Biotin, also known as Vitamin B7, is a vitamin that’s essential to many critical bodily functions including protein synthesis and gene expression*. It can be found in a range of foods including beef, eggs, avocado, and yeast. It is also naturally created inside the gut by good bacteria, but scientists still aren’t sure how much Biotin these bacteria really create.
Biotin is essential to regulating gene expression, which your body does a lot of during pregnancy because it’s rapidly creating a lot of new cells for both your body and baby’s development. In your body, Biotin works to support epigenetic gene expression. In baby’s development, Biotin promotes gene expression; essentially, it helps to make sure that baby’s development is following the development instructions coded by their DNA.*
Most non-pregnant women get plenty of Biotin from food, and Biotin shortfalls among non-pregnant women are very rare. But Biotin shortfalls during pregnancy are somewhat more common; some estimates show that up to 10% of women experience undiagnosed low Biotin levels while pregnant. Because women use more Biotin while pregnant to support all that gene expression happening inside their bodies, they are more prone to low levels, and should supplement with a prenatal vitamin with Biotin.*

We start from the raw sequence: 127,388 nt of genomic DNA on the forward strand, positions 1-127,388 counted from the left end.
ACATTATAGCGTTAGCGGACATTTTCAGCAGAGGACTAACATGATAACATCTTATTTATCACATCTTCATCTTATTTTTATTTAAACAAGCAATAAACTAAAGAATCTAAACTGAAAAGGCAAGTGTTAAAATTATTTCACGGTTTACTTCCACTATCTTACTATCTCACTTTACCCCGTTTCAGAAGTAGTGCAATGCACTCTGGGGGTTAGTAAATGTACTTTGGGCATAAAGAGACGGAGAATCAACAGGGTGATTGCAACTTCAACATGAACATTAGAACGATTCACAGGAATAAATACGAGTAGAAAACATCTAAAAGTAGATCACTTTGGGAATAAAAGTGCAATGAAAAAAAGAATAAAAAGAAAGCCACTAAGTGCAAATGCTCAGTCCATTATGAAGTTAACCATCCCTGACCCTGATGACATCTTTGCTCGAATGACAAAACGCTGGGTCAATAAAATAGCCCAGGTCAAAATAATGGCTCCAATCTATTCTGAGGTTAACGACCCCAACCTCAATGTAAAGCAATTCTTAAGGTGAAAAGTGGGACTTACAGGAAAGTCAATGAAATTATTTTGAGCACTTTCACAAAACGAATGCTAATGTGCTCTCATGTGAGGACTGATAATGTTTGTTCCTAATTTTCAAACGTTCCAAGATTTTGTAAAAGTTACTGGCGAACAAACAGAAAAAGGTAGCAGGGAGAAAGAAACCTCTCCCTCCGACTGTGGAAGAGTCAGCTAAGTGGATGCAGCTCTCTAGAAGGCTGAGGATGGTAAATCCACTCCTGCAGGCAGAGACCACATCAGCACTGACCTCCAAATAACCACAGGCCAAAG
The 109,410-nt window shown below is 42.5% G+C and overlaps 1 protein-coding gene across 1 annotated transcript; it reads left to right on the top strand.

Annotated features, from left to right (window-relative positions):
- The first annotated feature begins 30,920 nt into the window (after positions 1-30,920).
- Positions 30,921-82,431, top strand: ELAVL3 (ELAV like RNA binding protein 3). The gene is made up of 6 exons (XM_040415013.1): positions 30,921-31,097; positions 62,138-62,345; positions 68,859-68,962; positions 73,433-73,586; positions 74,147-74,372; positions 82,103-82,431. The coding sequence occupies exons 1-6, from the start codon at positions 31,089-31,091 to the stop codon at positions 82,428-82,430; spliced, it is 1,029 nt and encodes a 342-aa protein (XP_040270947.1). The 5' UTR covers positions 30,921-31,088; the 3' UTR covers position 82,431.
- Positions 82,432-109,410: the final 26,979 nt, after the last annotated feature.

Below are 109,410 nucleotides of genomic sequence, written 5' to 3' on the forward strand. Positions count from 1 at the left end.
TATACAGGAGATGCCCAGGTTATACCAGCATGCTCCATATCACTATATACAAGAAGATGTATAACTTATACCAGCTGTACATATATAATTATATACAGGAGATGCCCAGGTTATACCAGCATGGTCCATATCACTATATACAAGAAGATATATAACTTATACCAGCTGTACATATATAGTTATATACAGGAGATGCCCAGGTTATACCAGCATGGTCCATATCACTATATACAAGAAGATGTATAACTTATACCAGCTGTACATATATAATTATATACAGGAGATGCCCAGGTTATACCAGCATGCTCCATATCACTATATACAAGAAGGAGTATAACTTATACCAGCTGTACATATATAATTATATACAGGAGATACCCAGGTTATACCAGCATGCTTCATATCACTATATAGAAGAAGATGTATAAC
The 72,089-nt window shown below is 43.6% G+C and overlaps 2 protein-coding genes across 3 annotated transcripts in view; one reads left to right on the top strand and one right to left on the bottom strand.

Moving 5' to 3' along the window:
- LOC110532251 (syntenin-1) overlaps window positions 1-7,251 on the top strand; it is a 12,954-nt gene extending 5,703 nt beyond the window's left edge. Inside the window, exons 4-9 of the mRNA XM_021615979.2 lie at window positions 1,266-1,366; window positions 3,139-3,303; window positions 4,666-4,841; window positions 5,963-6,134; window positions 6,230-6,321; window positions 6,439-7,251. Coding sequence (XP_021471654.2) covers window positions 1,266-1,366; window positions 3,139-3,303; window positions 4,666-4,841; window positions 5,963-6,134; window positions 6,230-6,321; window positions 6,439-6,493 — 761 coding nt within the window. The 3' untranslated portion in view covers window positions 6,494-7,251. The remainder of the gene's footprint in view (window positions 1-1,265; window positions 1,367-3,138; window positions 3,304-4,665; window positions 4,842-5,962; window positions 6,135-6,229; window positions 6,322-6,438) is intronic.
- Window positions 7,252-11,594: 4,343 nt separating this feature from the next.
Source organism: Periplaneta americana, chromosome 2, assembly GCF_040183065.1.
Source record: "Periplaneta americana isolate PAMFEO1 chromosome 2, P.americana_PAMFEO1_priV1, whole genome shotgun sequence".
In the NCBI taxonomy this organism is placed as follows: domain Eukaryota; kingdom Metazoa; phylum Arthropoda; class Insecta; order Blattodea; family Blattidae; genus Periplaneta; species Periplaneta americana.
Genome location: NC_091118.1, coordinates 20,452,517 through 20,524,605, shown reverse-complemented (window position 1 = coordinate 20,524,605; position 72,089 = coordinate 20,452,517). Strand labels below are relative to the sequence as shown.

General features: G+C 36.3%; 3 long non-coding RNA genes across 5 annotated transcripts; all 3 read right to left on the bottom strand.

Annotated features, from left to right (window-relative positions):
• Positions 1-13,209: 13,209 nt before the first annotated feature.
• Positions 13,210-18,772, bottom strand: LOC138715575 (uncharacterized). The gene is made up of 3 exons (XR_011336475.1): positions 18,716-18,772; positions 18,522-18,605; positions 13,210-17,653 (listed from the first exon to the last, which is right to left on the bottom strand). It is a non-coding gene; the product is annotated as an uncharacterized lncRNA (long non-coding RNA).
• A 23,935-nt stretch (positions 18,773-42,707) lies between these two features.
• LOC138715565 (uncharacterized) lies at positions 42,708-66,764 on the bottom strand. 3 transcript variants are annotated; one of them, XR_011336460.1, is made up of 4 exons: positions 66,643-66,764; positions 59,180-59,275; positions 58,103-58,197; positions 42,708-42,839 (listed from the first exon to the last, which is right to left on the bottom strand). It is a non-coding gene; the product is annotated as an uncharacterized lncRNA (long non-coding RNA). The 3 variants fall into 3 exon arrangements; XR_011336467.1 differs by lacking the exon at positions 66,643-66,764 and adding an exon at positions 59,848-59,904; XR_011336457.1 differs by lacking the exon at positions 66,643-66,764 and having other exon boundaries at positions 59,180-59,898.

Promotes the health of existing hair. Biotin also helps produce keratin and works to increase the elasticity of the hair’s cortex, thus preventing breakage and hair loss
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